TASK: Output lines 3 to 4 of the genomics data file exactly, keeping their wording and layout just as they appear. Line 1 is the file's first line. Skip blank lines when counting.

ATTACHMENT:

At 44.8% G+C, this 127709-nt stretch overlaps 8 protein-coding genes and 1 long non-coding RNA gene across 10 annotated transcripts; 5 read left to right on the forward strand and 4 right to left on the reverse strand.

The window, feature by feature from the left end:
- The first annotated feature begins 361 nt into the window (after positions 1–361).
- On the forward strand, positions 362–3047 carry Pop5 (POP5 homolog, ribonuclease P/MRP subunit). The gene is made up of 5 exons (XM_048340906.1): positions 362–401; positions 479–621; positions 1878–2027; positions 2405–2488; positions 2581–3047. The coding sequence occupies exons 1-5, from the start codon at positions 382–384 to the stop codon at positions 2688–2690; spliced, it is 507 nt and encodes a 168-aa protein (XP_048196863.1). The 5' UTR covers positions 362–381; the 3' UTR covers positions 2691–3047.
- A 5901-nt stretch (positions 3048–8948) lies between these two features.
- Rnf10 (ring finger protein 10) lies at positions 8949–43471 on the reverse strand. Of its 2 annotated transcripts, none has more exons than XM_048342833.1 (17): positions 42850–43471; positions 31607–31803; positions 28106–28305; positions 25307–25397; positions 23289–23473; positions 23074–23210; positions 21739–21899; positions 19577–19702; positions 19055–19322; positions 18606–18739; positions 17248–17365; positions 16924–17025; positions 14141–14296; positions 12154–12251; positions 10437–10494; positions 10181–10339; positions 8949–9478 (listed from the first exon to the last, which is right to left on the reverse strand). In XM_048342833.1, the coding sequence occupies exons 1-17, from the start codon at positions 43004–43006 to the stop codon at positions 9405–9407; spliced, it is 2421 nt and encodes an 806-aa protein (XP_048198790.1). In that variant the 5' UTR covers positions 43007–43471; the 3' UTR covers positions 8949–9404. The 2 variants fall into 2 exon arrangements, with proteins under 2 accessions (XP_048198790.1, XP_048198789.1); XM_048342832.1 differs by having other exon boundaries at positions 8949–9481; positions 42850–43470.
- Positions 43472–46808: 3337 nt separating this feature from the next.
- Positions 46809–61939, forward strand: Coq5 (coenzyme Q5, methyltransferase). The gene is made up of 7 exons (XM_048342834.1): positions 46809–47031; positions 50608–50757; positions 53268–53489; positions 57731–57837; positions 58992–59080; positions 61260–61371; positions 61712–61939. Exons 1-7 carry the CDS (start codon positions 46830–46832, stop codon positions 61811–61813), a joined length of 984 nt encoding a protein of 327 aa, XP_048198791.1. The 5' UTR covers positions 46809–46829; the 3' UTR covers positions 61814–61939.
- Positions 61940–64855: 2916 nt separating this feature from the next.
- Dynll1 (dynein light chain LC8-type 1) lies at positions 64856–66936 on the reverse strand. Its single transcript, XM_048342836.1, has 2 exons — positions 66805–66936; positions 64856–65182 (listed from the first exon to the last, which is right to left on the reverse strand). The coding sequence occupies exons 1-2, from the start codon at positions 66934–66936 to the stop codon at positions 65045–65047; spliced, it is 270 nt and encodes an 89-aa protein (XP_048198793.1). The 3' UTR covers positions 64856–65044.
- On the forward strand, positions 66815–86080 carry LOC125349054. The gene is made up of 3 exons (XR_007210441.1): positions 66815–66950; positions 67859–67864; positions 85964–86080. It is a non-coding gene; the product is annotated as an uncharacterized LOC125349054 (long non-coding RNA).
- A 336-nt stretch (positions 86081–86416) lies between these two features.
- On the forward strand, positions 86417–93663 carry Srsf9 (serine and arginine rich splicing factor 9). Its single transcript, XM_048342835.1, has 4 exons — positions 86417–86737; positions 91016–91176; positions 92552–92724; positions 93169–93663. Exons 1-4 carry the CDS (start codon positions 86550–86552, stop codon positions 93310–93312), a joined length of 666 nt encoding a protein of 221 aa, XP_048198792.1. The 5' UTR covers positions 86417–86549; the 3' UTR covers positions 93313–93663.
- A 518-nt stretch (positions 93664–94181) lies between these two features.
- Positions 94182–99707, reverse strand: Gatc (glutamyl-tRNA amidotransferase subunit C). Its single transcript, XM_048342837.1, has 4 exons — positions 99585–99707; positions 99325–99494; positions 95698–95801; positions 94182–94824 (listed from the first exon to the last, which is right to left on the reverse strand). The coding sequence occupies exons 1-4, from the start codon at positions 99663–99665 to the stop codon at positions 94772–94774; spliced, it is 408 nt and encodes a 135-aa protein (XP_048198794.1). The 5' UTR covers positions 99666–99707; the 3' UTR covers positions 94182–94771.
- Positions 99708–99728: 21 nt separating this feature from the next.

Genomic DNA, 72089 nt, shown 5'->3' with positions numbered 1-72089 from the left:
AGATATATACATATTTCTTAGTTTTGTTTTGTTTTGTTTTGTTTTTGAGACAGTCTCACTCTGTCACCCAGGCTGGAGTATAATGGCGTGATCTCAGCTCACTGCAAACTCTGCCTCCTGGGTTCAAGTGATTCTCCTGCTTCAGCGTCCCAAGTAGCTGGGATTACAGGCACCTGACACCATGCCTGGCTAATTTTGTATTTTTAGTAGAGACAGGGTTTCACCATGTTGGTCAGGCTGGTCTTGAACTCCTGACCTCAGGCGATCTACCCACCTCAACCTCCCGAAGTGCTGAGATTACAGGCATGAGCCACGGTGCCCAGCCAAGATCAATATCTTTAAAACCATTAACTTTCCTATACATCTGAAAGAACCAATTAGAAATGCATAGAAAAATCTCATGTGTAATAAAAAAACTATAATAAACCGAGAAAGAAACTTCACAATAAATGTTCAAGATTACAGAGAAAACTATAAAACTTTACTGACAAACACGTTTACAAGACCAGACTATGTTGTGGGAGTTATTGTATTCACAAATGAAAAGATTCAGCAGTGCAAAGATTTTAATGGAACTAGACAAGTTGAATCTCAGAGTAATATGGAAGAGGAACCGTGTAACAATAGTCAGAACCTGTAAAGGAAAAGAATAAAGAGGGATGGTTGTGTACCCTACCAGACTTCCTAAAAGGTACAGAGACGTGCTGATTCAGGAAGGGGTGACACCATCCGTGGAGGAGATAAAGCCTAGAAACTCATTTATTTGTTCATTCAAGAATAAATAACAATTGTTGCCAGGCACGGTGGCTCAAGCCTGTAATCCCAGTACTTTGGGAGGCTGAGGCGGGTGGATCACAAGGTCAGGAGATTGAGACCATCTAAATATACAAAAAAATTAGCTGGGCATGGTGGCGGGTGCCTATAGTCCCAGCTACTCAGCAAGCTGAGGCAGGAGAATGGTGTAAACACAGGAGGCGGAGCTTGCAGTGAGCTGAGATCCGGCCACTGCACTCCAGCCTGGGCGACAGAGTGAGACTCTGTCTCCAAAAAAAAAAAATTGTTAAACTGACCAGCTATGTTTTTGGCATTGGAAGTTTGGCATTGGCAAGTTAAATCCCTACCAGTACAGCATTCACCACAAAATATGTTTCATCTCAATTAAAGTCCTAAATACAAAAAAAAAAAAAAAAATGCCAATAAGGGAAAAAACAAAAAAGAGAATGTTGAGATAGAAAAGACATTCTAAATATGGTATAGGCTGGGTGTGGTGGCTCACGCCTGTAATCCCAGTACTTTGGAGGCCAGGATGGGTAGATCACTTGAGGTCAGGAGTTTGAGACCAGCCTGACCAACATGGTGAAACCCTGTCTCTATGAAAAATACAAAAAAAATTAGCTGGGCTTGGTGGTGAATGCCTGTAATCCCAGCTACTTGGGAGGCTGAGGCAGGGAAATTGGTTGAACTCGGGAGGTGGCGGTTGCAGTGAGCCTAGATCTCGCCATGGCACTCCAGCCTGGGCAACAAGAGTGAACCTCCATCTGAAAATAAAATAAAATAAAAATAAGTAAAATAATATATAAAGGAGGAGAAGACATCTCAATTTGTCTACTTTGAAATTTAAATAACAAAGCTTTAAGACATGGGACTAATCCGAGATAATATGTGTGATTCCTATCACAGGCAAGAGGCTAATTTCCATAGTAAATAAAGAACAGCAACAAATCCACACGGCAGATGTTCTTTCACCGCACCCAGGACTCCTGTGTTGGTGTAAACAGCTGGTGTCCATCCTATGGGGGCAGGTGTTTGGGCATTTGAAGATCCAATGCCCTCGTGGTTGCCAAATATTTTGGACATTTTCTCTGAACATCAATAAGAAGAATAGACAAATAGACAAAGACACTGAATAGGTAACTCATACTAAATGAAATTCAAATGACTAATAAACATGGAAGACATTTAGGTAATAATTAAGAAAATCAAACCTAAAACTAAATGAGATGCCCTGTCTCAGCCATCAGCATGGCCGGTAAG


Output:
- The first annotated feature begins 361 nt into the window (after positions 1–361).
- On the forward strand, positions 362–3047 carry Pop5 (POP5 homolog, ribonuclease P/MRP subunit). The gene is made up of 5 exons (XM_048340906.1): positions 362–401; positions 479–621; positions 1878–2027; positions 2405–2488; positions 2581–3047. The coding sequence occupies exons 1-5, from the start codon at positions 382–384 to the stop codon at positions 2688–2690; spliced, it is 507 nt and encodes a 168-aa protein (XP_048196863.1). The 5' UTR covers positions 362–381; the 3' UTR covers positions 2691–3047.